Late sleepers will shudder at this next bit of advice, but I get up an hour earlier than I normally would every day and reserve that hour for business and industry reading. The following free online publications are a must for every publisher, regardless of size—PW Daily Publishers Lunch (the basic version), ForeWord This Week, and Shelf Awareness. Two of my favorite industry blogs—also free—are Galley Cat at Mediabistro.com and Book Square at Booksquare.com. If budget permits, the print editions of Publishers Weekly and ForeWord Magazine are an invaluable resource, not just in terms of general industry news but to scope out what your competition is doing.
Learning is reading, but it’s also education. And there is no better education than that provided by your association’s own Publishing University, upcoming at the end of May in New York. I realize that travel budgets are slim to none for many of you, but keep in mind that the travel industry is cutting prices to encourage sales, and there are deals to be had. Two-and-a-half days at Publishing University benefiting from the knowledge of more than 100 industry professionals is far less expensive than the thousands you would spend on consulting fees from those same experts.
If Publishing University in person is not doable for you this year, try one of our low-cost Publishing University Online Webinars. And don’t forget the best educational resource of all—the Independent, which comes to you as a benefit of your IBPA membership.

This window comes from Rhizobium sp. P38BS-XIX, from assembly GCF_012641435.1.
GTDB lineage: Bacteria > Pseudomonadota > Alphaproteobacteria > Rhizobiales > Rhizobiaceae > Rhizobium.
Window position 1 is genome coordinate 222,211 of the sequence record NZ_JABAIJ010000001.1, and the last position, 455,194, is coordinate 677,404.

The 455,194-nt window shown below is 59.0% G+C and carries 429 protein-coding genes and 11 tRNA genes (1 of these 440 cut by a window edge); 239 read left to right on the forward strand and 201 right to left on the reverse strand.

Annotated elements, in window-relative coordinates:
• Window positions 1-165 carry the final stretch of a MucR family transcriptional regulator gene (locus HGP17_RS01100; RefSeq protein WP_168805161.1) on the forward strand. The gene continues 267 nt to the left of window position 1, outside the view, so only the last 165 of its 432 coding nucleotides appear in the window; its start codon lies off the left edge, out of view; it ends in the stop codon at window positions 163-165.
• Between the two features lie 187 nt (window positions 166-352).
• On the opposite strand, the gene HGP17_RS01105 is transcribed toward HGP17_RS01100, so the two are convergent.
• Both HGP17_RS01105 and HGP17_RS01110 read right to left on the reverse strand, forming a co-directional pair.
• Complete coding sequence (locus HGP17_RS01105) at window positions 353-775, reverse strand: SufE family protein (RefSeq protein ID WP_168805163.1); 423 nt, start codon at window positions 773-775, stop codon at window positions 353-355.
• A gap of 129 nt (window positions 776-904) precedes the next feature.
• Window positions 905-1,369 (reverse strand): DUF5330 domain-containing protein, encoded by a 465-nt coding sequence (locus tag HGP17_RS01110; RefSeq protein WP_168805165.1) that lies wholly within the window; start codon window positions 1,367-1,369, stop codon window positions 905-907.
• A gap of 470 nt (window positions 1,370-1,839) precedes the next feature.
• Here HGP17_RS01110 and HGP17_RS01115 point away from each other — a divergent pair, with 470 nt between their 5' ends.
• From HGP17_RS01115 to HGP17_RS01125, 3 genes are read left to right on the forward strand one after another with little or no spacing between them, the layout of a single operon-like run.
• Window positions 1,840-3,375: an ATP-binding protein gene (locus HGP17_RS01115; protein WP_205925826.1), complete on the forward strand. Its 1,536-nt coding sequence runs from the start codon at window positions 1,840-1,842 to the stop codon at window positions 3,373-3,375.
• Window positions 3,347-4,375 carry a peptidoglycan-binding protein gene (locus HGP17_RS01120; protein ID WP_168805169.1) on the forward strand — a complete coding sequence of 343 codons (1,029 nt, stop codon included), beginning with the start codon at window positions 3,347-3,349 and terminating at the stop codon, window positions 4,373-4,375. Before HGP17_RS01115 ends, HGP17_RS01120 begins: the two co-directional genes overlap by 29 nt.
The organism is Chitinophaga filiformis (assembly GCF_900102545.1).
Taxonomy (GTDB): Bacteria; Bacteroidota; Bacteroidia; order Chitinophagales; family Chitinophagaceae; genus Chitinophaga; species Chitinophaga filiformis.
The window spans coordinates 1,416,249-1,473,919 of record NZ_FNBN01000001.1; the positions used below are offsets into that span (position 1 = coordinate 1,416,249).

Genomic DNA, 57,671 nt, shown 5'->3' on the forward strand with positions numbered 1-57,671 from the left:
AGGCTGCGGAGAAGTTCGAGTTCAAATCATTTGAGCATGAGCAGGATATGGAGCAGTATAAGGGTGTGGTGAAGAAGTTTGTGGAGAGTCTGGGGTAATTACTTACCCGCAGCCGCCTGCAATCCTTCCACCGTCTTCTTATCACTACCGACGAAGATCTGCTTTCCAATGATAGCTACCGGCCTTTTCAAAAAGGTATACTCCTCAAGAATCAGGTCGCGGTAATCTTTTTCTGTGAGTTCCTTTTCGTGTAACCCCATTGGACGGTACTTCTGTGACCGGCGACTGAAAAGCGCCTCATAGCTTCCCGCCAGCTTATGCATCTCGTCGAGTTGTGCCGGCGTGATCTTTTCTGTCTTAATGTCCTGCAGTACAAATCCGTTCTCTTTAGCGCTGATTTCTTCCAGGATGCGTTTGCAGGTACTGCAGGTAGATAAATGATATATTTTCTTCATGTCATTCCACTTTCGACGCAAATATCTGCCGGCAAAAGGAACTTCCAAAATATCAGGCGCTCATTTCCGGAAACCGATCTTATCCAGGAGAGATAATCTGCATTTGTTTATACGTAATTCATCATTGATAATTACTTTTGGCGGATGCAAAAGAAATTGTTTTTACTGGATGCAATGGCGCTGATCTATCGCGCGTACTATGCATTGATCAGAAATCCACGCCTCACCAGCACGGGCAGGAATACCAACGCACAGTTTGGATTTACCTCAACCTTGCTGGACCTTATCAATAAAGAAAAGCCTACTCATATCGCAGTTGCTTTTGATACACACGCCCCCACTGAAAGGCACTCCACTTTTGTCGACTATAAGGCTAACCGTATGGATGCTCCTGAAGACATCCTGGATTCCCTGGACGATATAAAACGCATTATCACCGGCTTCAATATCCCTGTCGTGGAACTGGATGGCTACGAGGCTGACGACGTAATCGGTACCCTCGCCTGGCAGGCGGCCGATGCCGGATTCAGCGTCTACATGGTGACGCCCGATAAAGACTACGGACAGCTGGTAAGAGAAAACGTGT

Don’t Stop Sharing
Losing confidence and feeling that everyone but you has hit upon the key to economic survival are common reactions to a stressful and uncertain business climate. If you already belong to an IBPA affiliate—and there are more than 20—then you have a built-in, in-person publisher support group. And if you don’t belong to one yet—join!
Attend the monthly meetings, participate in forums, and don’t be afraid to ask for—or offer—advice. We publishers are some of the most giving and caring folks you will ever meet, but if you don’t ask, you won’t get.
If there’s no affiliate group in your area, why not start one? Finally, don’t forget the IBPA staff (also the most giving and caring folks you will ever meet), who are always available to help you with questions or concerns you may have. Share with them, and they will gladly share with you.
Don’t Stop Publishing
My outlook on business has always been closer to Pollyanna’s optimism (sans the naïveté) than to The Wasteland’s universal despair. Like all of you, I began my publishing company with the passion and conviction that the cultural universe needed the books I was going to supply. Like Allan Kornblum, I’ve found that, with cash flow varying between a stream and a trickle, the same passion and conviction always keep my glass at least half full.
When I was a child and I found myself in an unpleasant situation, my mother would say “This, too, shall pass.” It always did. So will the current recession. Don’t stop thinking and planning for tomorrow; don’t stop searching for solutions to run your business better and smarter today; and above all, never lose the passion for publishing.
My virtual door is always open. Please share your comments, thoughts, and ideas by emailing me at firstname.lastname@example.org.